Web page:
Drama as dust 'stars' confuse comet probe Rosetta
Sen—European space scientists began to lose communications with their comet probe Rosetta at the weekend after it flew so close to 67P/Churyumov-Gerasimenko that starlike dust confused its navigation system.
On Saturday, March 28, the orbiting spacecraft dived to a height of just 14 km above the comet’s nucleus in its latest flyby to get close-up images of the surface plus other science data.
But the flyby resulted in what ESA’s Rosetta blog described as “significant difficulties in navigation”. Communications were affected as the probe’s high-gain antenna began to drift away from being pointed towards the Earth.
The probe had previously flown closer to the comet, flying just 6 km over the larger of its two lobes on Feb. 14 without serious incident. But the latest encounter shows how such manoeuvres are becoming more perilous as the comet becomes more active on its approach to the Sun.
The Rosetta team believe that flying their spacecraft close to the comet sent it through denser zones of gas and dust now being spewed from 67P. This had two effects. Firstly, the craft with its giant solar panels was exposed to greater drag, but also the navigation system became confused because it mistook bits of debris from the comet for stars that it was using to maintain its course.
This effect on Rosetta’s star trackers had been noticed during the earlier Feb. 14 encounter, but it had not been a problem. This time, they were sufficiently thrown by what they were seeing that the probe began to lose its correct orientation with respect to the stars, the Sun and Earth.
Rosetta's star trackers are shown in red in this model, plus part of the high gain antenna can be seen in the background. Image credit: ESA/ATG medialab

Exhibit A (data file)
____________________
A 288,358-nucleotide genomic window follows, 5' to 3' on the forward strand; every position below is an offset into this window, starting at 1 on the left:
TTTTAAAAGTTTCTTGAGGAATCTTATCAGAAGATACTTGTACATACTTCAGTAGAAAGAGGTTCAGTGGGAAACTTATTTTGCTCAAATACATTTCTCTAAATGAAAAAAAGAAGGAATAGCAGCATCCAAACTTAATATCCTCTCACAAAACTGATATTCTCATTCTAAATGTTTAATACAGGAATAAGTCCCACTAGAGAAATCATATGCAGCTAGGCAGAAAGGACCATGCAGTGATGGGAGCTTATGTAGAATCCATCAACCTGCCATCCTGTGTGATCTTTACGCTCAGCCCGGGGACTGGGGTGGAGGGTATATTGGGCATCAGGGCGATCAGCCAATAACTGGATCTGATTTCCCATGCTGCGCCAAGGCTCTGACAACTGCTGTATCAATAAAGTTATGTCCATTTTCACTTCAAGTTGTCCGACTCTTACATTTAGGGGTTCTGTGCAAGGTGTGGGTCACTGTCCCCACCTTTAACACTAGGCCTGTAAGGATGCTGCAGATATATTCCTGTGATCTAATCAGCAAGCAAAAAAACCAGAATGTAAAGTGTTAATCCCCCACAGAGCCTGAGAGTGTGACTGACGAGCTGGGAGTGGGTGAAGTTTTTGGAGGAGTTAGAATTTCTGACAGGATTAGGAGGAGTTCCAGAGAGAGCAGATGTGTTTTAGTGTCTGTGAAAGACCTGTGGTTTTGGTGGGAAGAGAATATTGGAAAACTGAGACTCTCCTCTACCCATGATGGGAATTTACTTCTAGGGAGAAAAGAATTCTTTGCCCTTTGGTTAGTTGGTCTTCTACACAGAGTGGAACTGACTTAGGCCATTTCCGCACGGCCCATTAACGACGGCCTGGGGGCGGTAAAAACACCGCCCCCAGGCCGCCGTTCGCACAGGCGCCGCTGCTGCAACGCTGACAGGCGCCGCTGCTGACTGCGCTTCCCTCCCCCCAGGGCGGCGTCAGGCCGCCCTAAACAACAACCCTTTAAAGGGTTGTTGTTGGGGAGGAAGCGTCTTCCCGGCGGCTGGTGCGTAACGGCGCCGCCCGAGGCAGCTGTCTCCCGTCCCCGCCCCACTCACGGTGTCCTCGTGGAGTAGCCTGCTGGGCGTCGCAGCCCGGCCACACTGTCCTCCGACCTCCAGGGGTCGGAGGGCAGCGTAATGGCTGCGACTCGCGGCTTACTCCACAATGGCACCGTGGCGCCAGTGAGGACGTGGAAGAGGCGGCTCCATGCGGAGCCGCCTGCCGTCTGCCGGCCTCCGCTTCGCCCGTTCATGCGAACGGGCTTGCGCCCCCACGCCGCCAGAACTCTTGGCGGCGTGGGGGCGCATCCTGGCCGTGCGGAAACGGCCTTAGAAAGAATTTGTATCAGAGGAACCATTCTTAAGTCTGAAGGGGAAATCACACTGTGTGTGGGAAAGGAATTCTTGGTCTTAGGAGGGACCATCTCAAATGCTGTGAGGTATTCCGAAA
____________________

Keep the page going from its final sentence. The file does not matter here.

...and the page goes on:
The main star tracker reported that it was having trouble locking on to stars that it expected to see due to the presence of hundreds of false stars—specks of dust and debris that were reflecting sunlight. Full communication was lost for neary 24 hours before mission control at Darmstadt, Germany, was able to regain proper tracking.
ESA’s blogger Emily Baldwin reported: “In the meantime, a spacecraft attitude error had built up, resulting in the high gain antenna off-pointing from the Earth. Indeed, a significant drop in the radio signal received by ground stations on Earth was registered.
“Following recovery of the star tracker system, the off-pointing was immediately automatically corrected and the operations team subsequently saw a return to a full strength signal from the spacecraft.”
But Rosetta’s problems were not yet over. The star trackers continued to have issues with starlike comet debris, affecting the spacecraft’s actions. The conflict with other navigation mechanisms led to the probe switching automatically to a safe mode, including the switching off of instruments.
Normal status was resumed on Monday, March 30, but the mission team say it will take a while longer to resume normal scientific operations.
Rosetta is now back at a relatively safe distance of more than 200 km from Comet 67P, but the drama of the weekend flyby will force the space scientists to reexamine plans for any future close encounters with the nucleus.
The team will be considering how to keep Rosetta safe as the comet becomes ever more active. Rosetta project scientist Matt Taylor told Sen: “That's all being discussed now . . . stay tuned!”
There are still four months to go before the comet reaches perihelion, its closest approach to the Sun, and by then it will be giving off significantly more gas and dust, putting the orbiter in greater peril.